A jury acquitted an art gallery and its director Friday of obscenity charges in a trial closely watched by art institutions and anti-pornography groups across the country.
After deliberating 2 1/2 hours, the jury returned not guilty verdicts against the Contemporary Arts Center and its director, Dennis Barrie, for displaying photographs by the late Robert Mapplethorpe. Five of the 175 photos depicted homoerotic images, and two showed a child with genitals exposed.
"It's a great day for this city," Barrie said after the trial. "It's a great day for America."
When the verdict was read at about 4:30 p.m. loud whoops went up from the art center's supporters, who leaped to their feet to hug and congratulate Barrie and other staff members.
Hamilton County Municipal Court Judge David J. Albanese ordered two men--arts center board Chairman Roger Ach and Robert Allen of Lightborne Communications, the show's corporate sponsor--out of the courtroom for their display of emotion.
Art experts from across the country had testified in the trial, which prosecutors said was the first time a museum or art gallery has ever been tried for obscenity in this country.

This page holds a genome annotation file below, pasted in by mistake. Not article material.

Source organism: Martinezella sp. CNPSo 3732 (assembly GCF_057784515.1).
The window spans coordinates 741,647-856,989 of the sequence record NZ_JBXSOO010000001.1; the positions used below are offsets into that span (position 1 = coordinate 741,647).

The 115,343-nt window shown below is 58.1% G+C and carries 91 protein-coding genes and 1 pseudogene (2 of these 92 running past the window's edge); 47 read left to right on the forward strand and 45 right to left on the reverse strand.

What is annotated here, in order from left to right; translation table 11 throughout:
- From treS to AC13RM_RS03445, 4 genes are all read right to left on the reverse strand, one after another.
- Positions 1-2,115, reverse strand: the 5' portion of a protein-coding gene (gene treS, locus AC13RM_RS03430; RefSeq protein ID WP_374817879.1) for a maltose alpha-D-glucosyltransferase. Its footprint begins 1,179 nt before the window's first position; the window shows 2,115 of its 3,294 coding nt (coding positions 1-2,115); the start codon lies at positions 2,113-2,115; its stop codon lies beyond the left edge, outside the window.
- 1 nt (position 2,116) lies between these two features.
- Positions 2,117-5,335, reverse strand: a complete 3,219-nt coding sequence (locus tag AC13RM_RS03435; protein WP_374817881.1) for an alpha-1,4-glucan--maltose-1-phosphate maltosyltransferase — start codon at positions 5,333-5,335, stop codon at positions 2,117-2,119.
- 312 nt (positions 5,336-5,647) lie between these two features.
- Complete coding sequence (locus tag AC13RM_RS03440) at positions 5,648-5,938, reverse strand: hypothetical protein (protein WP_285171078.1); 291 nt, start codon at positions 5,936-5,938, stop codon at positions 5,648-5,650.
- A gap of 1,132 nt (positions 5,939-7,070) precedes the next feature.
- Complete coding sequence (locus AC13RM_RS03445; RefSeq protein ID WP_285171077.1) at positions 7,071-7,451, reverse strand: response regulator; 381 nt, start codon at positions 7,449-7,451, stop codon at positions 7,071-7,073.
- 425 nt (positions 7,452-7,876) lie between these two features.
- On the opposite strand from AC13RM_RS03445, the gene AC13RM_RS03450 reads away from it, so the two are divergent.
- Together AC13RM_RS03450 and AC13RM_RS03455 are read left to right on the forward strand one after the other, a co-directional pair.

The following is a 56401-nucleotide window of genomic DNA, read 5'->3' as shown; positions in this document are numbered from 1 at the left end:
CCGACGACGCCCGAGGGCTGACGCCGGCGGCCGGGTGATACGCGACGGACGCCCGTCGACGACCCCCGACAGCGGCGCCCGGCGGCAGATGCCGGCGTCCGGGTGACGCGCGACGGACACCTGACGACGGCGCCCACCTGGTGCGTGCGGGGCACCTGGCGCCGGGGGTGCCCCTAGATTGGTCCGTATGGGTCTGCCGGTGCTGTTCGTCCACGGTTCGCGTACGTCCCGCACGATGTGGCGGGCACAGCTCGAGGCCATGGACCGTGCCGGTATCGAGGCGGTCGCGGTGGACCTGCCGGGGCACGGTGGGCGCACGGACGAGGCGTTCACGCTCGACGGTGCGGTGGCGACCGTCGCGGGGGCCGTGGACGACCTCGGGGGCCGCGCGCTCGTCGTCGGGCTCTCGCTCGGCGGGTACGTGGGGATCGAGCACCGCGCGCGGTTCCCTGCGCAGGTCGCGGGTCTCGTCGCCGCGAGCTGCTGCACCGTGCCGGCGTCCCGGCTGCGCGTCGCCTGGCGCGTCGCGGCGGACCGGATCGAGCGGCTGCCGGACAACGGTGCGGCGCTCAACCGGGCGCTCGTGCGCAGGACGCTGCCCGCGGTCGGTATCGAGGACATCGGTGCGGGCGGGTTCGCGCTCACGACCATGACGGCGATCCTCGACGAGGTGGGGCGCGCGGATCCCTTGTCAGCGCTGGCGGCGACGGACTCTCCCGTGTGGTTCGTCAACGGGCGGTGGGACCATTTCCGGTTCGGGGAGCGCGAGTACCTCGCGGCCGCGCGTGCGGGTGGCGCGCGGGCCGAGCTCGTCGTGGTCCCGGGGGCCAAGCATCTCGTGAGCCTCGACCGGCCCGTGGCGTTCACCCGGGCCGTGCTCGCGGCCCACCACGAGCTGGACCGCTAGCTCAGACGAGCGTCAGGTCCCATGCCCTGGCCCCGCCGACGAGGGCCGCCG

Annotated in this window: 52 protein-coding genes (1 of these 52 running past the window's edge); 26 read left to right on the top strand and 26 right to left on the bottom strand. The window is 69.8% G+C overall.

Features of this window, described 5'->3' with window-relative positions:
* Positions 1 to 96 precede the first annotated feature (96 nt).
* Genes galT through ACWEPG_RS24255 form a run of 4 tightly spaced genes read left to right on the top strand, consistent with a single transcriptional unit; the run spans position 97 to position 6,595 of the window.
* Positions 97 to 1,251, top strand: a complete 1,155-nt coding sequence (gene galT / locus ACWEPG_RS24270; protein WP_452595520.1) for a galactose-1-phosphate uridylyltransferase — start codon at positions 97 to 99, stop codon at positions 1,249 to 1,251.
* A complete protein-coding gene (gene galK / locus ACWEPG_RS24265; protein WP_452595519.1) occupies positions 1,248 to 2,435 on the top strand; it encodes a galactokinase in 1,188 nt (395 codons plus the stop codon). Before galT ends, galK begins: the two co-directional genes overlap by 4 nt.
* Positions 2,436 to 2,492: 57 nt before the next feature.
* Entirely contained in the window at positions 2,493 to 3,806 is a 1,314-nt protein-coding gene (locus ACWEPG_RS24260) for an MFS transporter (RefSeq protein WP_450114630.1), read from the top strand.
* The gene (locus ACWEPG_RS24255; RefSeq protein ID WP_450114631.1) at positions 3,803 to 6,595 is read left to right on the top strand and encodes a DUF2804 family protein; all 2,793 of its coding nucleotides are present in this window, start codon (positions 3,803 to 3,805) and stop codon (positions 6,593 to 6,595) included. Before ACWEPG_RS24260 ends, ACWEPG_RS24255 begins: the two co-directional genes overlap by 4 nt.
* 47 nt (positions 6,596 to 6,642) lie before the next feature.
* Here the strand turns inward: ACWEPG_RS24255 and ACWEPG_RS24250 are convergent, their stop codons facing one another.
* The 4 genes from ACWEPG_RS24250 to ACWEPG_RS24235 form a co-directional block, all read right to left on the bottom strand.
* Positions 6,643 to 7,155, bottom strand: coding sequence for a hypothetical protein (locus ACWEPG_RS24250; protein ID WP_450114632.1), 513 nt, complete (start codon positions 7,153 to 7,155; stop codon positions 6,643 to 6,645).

"It (the verdict) sends a very important message that these museums are protected," said Barrie.
The trial was also considered a watershed in the growing national discourse over artistic freedom of expression, which is most prominently symbolized by the fight in Congress over proposals to restrict the kinds of work that may be supported by the National Endowment for the Arts. The NEA debate is scheduled to occur in Congress next week but is subject to possible delay because of uncertainty over deficit-reduction issues.
Benjamin Bull, general counsel to the Rev. Donald Wildmon's American Family Assn., which has fought NEA funding of exhibits such as the Mapplethorpe, said the verdict will spur on the assault on the NEA.